Magazine On-line [fall 2008]
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You could say that it was Linda Wise McNay’s love of Transylvania that led her to her current position as director of advancement at the High Museum of Art in Atlanta.

Linda Wise McNay in front of museum

When she graduated in 1977 with a major in business administration, McNay didn’t want to leave the Transylvania community, so she decided to seek work experience elsewhere that would prepare her to someday return and work for her alma mater. After working in personnel for Hyatt Hotels in Chicago for two years, she returned to Lexington, and campus.

“I went to Transy and asked, ‘Okay, what do you want me to do?’,” she said.

That eagerness to try new things launched McNay into a career that has taken her to many interesting places. At Transy, she started as assistant director of admissions, a position she loved, but one that required her to travel extensively.

“I had a huge area,” she said. “Every Sunday we’d pack and leave and I’d be out of town for five days. I’d come in the office on Saturday morning, and I’d leave again.”

In hopes of cutting back her travel time, she applied for a job in development and was appointed director of the annual fund. “I didn’t have any experience,” she said, “but I jumped in and started raising money.”

McNay visited many of the same people she’d already met through her work in admissions, and she discovered that fund-raising was enjoyable.

“I think of it as a game where you move puzzle pieces around and you’re always trying to get the right prospect,” she said, “and then you ask for the right amount at the right time for the right project.”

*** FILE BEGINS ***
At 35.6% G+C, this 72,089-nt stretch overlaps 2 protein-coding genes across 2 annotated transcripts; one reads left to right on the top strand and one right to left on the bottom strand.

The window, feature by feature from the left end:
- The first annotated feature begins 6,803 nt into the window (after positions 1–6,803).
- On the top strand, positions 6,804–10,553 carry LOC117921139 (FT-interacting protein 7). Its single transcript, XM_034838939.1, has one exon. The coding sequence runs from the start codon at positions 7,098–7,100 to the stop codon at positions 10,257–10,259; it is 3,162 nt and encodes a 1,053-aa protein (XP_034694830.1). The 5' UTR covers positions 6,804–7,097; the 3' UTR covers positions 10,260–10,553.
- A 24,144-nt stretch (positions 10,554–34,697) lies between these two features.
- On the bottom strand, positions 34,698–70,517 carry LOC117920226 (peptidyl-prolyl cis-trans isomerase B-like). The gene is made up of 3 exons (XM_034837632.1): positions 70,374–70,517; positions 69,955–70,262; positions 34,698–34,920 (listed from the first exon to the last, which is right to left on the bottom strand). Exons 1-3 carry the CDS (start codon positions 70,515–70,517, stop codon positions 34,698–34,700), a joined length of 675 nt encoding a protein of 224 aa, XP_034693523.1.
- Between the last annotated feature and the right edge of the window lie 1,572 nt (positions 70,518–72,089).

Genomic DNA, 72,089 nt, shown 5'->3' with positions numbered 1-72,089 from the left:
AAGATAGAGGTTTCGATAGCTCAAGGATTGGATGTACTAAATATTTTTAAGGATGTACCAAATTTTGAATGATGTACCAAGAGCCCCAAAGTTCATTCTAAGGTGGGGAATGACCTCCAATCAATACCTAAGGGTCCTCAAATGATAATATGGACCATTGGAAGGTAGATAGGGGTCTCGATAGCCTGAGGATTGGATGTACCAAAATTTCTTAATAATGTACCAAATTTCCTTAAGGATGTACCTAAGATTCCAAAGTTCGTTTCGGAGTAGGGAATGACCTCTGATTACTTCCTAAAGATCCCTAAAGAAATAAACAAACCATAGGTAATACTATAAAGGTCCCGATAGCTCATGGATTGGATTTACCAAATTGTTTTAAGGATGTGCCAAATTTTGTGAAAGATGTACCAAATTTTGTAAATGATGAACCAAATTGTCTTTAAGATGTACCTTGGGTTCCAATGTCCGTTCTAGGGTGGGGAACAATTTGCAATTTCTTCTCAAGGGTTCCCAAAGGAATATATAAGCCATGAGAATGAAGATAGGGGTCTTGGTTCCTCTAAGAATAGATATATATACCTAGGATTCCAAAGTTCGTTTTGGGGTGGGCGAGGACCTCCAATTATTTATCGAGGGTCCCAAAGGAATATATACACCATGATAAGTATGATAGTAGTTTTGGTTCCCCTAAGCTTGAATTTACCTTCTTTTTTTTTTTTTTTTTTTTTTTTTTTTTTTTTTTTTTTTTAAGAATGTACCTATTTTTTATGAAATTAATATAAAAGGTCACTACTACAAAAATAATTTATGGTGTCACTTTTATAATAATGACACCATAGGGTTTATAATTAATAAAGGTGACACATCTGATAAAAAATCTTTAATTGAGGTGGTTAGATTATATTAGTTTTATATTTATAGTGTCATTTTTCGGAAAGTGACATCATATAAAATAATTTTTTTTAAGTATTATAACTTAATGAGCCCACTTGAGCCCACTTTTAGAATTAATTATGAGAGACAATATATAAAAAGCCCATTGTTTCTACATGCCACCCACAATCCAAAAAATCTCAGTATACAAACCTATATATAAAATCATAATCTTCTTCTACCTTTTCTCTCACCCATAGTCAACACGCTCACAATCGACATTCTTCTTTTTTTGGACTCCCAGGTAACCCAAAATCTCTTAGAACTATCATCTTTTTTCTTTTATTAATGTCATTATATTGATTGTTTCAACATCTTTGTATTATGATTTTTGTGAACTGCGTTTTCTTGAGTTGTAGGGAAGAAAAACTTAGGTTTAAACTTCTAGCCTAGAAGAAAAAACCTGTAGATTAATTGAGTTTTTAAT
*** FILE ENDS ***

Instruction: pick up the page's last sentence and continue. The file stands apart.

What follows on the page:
At one point, McNay was the alumni director and annual fund director, and for two years she was director of development. All of those positions that saw her handling special events and working almost every weekend.

“I lived downtown so I walked to work every day,” she said. “I would have lived at Transy 24 hours a day if they let me.” She said she would still be working at Transy if not for the fact that she and her husband, Gary, moved to Atlanta because of his career as an architect.


In Atlanta, McNay’s sense of adventure and her fund-raising experience led her to positions in development and consulting at the Georgia Institute of Technology, and Emory University, and Pace Academy.

“I took what I learned at Transy about raising money to my new positions,” she said. “At Georgia Tech, I visited all of our donors who gave a thousand dollars or more. People would say, ‘No one has ever visited me before,’ and yet that’s what I learned to do at Transylvania—stay in touch with the donors.”

Most recently, McNay was director of development at Pace Academy in Atlanta, where her sons were students.

“It was a job that worked well for my children,” she said. “It was something I knew how to do and it fit with their schedules, but I decided my next job would be for me.”

That job turned out to be her current position at the High Museum of Art, a leading museum that holds more than 11,000 works of art in its permanent collection. McNay began working there in 2006, and found it’s an environment that suits her.

“I fell in love with the High,” she said. “I get to be around the arts, so if I ever have a stressful moment, I just walk through the galleries.”

Her day-to-day experience is unpredictable. “Whatever I think I’m going to do, I end up doing something else,” she said. The something else could be writing proposals or letters, or attending social events or meetings.

“I’ve had to learn how to run a museum. I’ve learned about budgeting and which of our donors care about African art versus African American art,” she said.

McNay had been at the High for only about a month when she flew to Paris to meet with a donor. type

The High Museum’s current capital campaign is focused on raising funds for the final phase of the “New High for Atlanta Campaign,” which will provide finishing touches on three buildings designed by Renso Piano that more than doubled the museum’s size to 312,000 square feet. The Piano buildings were designed as part of an overall upgrade of the entire Woodruff Arts Center Complex, of which the High is a part.